Wrathful Deities

Wrathful Deity Statues, Dharmapala Statues, Mahakala Statues

The wrathful deities of Buddhism are attributed primarily to Mahayana and Vajrayana Buddhist beliefs. These deities are generally protectors of the Dharma known as “Dharmapala”. Therefore, wrathful deity statues can take forms that are very frightening to the senses. For example, they are adorned with skulls and step on human bodies, drink blood and so on…. However, at the core, many of the wrathful deity statues stand on a foundation of wisdom and compassion. 

Indeed many of these wrathful Buddhist deities are actually emanations of enlightened beings such as Buddhas and Bodhisattvas. Their high level Buddhist achievements give them the power to take different forms called “Sambhogakaya. As a result, Dharmapala statues and Mahakala statues can be considered “Sambhogakaya” which have a fearsome appearance although they are actually quite virtuous. This can be a fearsome form or a friendly form. Their objective is to appear in the most effective way that will appeal to their audience.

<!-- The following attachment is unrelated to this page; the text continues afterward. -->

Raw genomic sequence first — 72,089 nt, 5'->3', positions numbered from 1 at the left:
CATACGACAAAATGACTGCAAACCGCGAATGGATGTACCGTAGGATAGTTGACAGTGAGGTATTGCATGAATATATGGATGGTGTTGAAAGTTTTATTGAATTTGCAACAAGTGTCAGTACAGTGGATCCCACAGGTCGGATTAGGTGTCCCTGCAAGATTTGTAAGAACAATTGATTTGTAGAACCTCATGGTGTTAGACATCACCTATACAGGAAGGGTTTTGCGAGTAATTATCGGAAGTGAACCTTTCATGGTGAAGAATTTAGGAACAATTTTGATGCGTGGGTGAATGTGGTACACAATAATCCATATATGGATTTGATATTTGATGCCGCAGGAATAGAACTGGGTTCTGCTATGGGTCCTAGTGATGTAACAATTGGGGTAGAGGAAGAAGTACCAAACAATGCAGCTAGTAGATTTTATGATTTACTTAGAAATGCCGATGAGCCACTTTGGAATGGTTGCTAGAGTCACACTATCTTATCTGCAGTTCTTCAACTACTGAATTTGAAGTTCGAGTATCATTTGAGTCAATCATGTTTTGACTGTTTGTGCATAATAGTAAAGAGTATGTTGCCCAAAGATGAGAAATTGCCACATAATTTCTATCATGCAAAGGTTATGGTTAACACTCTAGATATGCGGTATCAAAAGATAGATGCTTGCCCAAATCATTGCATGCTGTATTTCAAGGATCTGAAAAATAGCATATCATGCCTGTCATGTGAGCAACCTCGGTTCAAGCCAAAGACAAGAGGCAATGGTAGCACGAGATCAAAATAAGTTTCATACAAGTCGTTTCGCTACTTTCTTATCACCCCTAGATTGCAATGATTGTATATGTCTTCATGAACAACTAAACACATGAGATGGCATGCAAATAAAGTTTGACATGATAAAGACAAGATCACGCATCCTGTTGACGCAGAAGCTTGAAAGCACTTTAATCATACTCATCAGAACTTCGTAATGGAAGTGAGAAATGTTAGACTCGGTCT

Therefore, frightening wrathful deity statues may have the objective of protection or they wish to remove obstacles that deter the spiritual realization of devotees. However, they can also appear as peaceful embodiments of the truth or even as a rainbow body.

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